“Say it Ain’t Southern”

Territorial markings and grease-pen sketches on trains make for a fascinating look at a piece of American history

by Chermelle Edwards

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Fascinated with train culture and its resulting, reclusive history, Will Rhoten finds himself in the American crossroads of Dallas, Texas. Here, using Instagram as a tool, Rhoten documents the often unnoticed drawings and tags found on transcontinental freights in his local train yard. Recently, Rhoten found himself so enamored with these territorial markings and grease-pen sketches that he created a limited edition zine and curated a corresponding exhibition called “Say It Ain’t Southern,” featuring varied work by 25 artists. To gain further insight, we recently spoke with Rhoten about his introduction to train culture, artistic interests and creating a well-received zine that started as a passion project based an obscure slice of American history.

Tell us a little about how you became involved in this culture.

I used to go to the train yards with a buddy of mine in the later part of the ’90s and the early 2000s. We would go skateboarding and at the same time take photos and video footage but we never did anything with it.

I hadn’t been to the train yards for years. It was around Christmas Eve last year that I saw some trains laid up and I saw a bunch of new things that I hadn’t seen before, like markings. And, once I saw that, it sparked up an interest again—real quick.

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What did you hope to do with your rekindled interest?

At first I just took some photos. I posted them on Instagram and then it started turning into something else. Some of the documentation of this culture didn’t exist, and it started becoming more of a thing for me—I was going out multiple times a week and then I decided I wanted to bring my own look to it.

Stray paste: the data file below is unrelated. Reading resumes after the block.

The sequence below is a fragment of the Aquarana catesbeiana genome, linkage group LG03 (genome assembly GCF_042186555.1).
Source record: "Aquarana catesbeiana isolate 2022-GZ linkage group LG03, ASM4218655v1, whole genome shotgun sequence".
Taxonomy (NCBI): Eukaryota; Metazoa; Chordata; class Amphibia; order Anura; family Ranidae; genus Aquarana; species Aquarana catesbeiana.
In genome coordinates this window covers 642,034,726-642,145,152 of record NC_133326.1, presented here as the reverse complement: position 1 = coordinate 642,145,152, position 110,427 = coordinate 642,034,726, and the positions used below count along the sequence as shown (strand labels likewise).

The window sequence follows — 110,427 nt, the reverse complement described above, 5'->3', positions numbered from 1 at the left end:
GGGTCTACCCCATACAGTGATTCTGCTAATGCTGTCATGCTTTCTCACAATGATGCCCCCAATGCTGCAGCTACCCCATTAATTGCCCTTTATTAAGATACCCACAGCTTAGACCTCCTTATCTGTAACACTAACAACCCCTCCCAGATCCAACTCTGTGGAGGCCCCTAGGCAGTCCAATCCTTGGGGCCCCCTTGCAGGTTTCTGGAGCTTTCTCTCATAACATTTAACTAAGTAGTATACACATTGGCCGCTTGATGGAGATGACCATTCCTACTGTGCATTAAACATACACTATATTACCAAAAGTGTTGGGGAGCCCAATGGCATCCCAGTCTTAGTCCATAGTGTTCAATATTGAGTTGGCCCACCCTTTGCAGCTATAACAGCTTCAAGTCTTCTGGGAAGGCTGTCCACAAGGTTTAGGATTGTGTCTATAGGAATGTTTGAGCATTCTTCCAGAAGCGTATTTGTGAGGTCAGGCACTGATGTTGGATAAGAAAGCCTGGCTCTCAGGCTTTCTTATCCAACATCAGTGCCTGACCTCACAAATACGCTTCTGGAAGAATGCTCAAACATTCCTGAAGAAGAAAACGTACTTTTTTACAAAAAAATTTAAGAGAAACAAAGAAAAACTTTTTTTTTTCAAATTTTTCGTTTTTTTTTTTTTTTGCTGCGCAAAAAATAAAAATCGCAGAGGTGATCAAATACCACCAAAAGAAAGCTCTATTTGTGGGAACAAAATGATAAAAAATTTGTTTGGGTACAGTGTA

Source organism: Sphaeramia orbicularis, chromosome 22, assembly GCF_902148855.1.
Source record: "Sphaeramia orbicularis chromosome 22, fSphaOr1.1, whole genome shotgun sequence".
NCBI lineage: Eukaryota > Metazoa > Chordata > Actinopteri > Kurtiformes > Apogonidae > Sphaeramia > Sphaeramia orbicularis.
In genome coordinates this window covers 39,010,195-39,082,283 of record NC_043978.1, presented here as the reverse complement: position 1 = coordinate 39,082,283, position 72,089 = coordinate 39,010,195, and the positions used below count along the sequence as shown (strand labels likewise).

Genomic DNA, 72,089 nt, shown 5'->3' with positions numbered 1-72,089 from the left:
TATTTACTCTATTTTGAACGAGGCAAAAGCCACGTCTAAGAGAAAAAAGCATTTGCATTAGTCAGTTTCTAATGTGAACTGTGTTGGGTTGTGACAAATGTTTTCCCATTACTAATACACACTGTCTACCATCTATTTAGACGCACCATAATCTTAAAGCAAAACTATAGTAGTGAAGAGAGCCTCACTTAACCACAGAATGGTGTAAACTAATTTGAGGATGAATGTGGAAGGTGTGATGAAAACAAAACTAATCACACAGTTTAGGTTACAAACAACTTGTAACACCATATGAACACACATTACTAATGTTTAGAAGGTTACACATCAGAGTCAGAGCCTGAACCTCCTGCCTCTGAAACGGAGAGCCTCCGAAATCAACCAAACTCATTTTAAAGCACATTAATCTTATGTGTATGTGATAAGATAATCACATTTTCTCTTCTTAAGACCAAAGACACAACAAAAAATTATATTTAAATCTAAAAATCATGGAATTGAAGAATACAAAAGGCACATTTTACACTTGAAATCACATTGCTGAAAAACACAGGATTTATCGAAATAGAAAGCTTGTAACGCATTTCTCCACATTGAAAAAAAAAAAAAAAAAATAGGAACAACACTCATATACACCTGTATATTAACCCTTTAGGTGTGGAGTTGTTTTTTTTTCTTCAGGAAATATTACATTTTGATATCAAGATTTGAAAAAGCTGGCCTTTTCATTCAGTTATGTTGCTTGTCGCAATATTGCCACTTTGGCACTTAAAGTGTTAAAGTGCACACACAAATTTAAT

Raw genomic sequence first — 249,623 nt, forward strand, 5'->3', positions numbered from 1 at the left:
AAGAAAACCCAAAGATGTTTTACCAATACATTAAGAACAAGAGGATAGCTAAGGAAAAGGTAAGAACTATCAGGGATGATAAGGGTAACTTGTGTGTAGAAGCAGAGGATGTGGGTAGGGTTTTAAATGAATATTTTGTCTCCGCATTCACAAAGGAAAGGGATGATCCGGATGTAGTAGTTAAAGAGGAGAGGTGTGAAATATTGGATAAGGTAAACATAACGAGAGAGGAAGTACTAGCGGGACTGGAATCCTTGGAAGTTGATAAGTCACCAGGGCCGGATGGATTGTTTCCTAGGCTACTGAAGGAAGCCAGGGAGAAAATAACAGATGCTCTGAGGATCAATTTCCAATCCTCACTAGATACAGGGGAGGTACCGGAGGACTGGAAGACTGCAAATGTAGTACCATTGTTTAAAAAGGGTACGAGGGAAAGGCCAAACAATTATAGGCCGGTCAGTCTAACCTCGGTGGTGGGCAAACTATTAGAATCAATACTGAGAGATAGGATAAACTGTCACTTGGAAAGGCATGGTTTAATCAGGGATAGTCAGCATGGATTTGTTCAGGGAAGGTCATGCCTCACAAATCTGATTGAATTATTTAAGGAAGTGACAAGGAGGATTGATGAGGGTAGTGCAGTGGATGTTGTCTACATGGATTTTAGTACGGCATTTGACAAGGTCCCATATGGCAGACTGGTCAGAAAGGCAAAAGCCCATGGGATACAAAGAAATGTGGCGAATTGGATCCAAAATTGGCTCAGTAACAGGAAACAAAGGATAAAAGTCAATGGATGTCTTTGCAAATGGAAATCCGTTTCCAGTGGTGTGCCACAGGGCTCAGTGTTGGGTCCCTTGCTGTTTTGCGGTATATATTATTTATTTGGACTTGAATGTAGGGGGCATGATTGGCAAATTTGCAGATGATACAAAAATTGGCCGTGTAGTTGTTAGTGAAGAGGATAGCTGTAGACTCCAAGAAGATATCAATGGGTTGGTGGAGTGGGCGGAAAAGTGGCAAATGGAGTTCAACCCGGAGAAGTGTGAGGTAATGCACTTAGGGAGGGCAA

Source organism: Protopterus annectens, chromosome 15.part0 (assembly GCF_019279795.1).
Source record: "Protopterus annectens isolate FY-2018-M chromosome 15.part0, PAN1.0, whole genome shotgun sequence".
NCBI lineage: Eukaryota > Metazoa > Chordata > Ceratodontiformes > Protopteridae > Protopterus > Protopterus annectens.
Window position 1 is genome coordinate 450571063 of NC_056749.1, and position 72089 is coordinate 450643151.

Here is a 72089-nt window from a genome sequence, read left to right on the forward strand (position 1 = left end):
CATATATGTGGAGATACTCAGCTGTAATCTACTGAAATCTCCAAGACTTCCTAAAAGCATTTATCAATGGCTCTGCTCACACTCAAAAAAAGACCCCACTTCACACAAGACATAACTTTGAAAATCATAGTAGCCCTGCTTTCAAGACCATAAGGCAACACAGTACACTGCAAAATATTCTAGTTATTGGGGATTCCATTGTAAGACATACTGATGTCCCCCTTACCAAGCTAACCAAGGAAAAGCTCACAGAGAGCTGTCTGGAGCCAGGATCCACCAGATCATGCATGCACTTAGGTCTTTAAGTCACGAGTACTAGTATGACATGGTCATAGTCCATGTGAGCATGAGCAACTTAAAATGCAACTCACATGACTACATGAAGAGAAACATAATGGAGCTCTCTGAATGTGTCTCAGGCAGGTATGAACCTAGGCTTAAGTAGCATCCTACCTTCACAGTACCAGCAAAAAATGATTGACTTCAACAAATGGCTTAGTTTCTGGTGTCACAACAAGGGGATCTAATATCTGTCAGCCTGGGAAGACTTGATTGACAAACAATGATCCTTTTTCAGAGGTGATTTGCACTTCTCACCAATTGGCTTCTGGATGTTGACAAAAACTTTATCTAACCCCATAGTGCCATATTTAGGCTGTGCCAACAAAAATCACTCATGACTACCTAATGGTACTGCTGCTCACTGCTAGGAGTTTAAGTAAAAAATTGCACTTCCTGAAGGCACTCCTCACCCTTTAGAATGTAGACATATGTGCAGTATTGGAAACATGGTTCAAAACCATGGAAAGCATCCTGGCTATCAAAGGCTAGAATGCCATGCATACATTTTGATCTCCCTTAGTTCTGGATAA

Describe the aesthetic difference in train culture artwork and standard graffiti.

None of these writers are using aerosol—it’s all grease pens, pre-dating New York graffiti which goes back to railroad workers and hobos. And, when you travel to other cities, you can notice regional styles on their trains like in Philadelphia and New York.

How has it been transitioning from documentary photographer to show curator?

It was a lot of work. And, the culture is a very niche thing—people have marked trains for years and they don’t do it to be recognized or to be in a zine or a show. A lot of them know each other, but there is a mystique to it. Once I got in contact with one guy, then they would let me know who else to talk too. None of it was originally planned. One thing led to another and it fell into place organically. And I realized, “Holy crap, I’m going to have to get in contact with 25 people.”

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Tell us a little about how you put the zine together.

In the beginning, I selected a few people that I know. And the project was also about an aesthetic, so if someone had a style that fit the publication, I wanted them to be involved. I sent pages from an old Sante Fe Notepad to a lot of the artists and asked them to send them back to me so that they could be included. The zine is full of old postcards from the 1900s to railroad magazines from the 1940s, focusing on the train culture.

The zine also contains a story from a man whose uncle worked on the railroad and we put illustration to it. There’s Brian Butler of Upperhand Art—we connected through a mutual friend on Instagram and I was a fan of his work. He visited me while he was in Texas and I shared the idea with him and then he drew a page while we were watching a documentary on hobo graffiti with Bozo Texino (who is in the show). Some of these rail workers had lots of time to kill, so they came up with an alias and drew on these cars. Brian doesn’t do graffiti necessarily, but has a respect for it. That’s what’s great about the project; it wasn’t all about people who hit the most trains but about aesthetic.

Do you think there’s one reason that people have reacted so enthusiastically to the zine and the show?

They saw the imagery and liked it online. There have been similar shows but not in Dallas, not like this. This has more folklore and history involved. It’s American culture, it’s underground and unknown and that interests people.

“Say It Ain’t Southern” is on currently view at The Public Trust Gallery (located at 2919 Commerce St, Dallas) until 12 October 2014.

Images courtesy of Will Rhoten